Boston city councilors on Wednesday vowed to probe existing safety precautions at construction sites across the city and potentially consider new ways to ensure workers and others at and around job sites are safe after two men were killed at a downtown job site last week.
“Construction workers are a critical part of our workforce in the city, and it is imperative that these sites have the appropriate measures in place to ensure their health and safety,” said Councilor Ed Flynn, who sponsored an order for a hearing to review current practices.
On Feb. 24, Jordan Romero, 27, and Juan Carlos Figueroa Gutierrez, 33, were killed while working for Atlantic Coast Utilities at a site near 190 High St. The company was conducting an emergency sewer repair in the roadway, and first responders found the bodies of the two men in a hole in the street, which family members have said was approximately 20 feet deep.
A subsequent Boston Globe report cataloged a “lengthy history” of workplace safety violations and legal disputes involving the utilities company and its owner.
According to the newspaper, Romero and Gutierrez were knocked into the hole when the operator of a truck owned by the company struck them with the vehicle, a witness said. Suffolk County District Attorney Rachael Rollins is investigating the incident.
“These construction site tragedies are highly preventable and illustrate the importance of construction site safety, especially when cranes and machinery are set up in areas with dense pedestrian traffic or above streets with heavy traffic,” Councilor Liz Breadon said.
In the hearing order, councilors listed a number of workplace deaths and injuries in recent years as Boston experiences an unprecedented building boom.
A construction worker was hit and killed by equipment while preparing “First Night” celebrations in 2019. A woman was seriously injured when debris fell from a North End construction site in July 2019, and a worker was killed in a 2016 crane accident in the Longwood Medical Area, the order highlights.
Shortly before the council met Wednesday afternoon, a worker was killed and another was critically injured when a stairwell collapsed at a parking garage in Cambridge.
A Globe report published on Feb. 26 found that the owner of Atlantic Coast Utilities had failed to disclose his company’s workplace safety violations to the city before last week’s incident. If he had done so, the company could have been disqualified from carrying out the job.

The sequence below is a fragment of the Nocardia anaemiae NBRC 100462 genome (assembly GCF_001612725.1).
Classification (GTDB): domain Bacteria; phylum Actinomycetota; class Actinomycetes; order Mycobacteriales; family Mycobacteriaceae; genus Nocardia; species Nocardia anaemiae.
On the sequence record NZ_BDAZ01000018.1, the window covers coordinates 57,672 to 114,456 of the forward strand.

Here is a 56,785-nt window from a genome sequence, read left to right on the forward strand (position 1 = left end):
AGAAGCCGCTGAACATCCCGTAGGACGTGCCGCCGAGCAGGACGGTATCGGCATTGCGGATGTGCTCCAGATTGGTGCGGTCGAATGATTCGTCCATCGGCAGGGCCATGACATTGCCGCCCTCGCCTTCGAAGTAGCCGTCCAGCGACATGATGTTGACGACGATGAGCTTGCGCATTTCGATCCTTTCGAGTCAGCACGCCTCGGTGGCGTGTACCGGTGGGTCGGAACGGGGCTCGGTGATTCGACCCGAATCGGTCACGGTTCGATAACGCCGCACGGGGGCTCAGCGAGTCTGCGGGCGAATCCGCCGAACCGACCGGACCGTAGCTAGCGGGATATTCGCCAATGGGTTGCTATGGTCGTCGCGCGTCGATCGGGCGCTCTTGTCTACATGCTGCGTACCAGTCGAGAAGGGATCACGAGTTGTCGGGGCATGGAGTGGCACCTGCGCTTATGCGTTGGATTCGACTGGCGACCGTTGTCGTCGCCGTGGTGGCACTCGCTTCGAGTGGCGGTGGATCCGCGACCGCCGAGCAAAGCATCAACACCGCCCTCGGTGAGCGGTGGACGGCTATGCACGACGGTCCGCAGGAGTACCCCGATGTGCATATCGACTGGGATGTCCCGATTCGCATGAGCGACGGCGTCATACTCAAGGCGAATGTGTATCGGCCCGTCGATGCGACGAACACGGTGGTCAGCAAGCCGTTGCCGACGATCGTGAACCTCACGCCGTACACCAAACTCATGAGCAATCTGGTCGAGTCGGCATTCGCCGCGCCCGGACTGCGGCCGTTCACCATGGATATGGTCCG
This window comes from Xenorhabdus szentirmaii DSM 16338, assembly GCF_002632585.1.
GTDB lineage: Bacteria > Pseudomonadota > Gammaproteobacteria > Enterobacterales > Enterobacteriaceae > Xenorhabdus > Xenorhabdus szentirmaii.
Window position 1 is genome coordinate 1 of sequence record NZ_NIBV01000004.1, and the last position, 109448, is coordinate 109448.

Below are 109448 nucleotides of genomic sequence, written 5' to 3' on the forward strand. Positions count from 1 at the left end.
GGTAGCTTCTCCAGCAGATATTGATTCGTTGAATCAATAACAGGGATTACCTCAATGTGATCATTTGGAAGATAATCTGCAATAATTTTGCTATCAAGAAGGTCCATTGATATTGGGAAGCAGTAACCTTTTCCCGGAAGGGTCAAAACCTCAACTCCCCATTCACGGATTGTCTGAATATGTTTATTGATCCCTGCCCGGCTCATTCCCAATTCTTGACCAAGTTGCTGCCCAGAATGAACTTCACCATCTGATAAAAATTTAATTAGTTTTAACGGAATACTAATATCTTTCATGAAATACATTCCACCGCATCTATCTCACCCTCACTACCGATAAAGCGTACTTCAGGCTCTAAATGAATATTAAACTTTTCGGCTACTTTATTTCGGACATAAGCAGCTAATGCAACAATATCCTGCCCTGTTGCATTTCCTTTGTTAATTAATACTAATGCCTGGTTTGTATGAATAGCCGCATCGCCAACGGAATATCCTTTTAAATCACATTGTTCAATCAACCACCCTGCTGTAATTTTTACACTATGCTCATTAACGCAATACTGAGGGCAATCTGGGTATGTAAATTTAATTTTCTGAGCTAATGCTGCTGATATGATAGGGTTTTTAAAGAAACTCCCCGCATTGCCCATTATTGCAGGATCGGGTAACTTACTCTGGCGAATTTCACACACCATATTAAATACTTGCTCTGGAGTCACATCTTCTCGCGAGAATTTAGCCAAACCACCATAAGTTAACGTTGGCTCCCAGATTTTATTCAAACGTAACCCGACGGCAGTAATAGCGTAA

Breadon said officials must make certain the city does not award contracts to companies with a demonstrated history of safety violations.
Companies that fail to illustrate their entire track record — intentionally or not — should face a penalty, Councilor Michael Flaherty said.
“We should probably include an affidavit, by which they sign into the pains and penalties of perjury,” he said. “And more importantly, in the event of a situation where someone with shady business practices comes in, and they lie or omit of previous incidents, and then they get the contract and something happens, it should be a significant ban, arguably, possibly even a lifetime ban of doing business with the city.”
Other councilors said their review should also include consideration of issues surrounding workers’ rights to payment and protections for undocumented workers.
“One of the greatest injuries to workers is not getting paid,” Councilor Lydia Edwards said. “So yes, we’re talking about death, but there’s a slow death when you’re freezing in your house because you can’t pay rent.”
During their hearing, councilors hope to solicit input from the Boston Inspectional Services Department, Boston police, and the Massachusetts Coalition for Occupational Safety and Health, among other parties.
Read the full hearing order:
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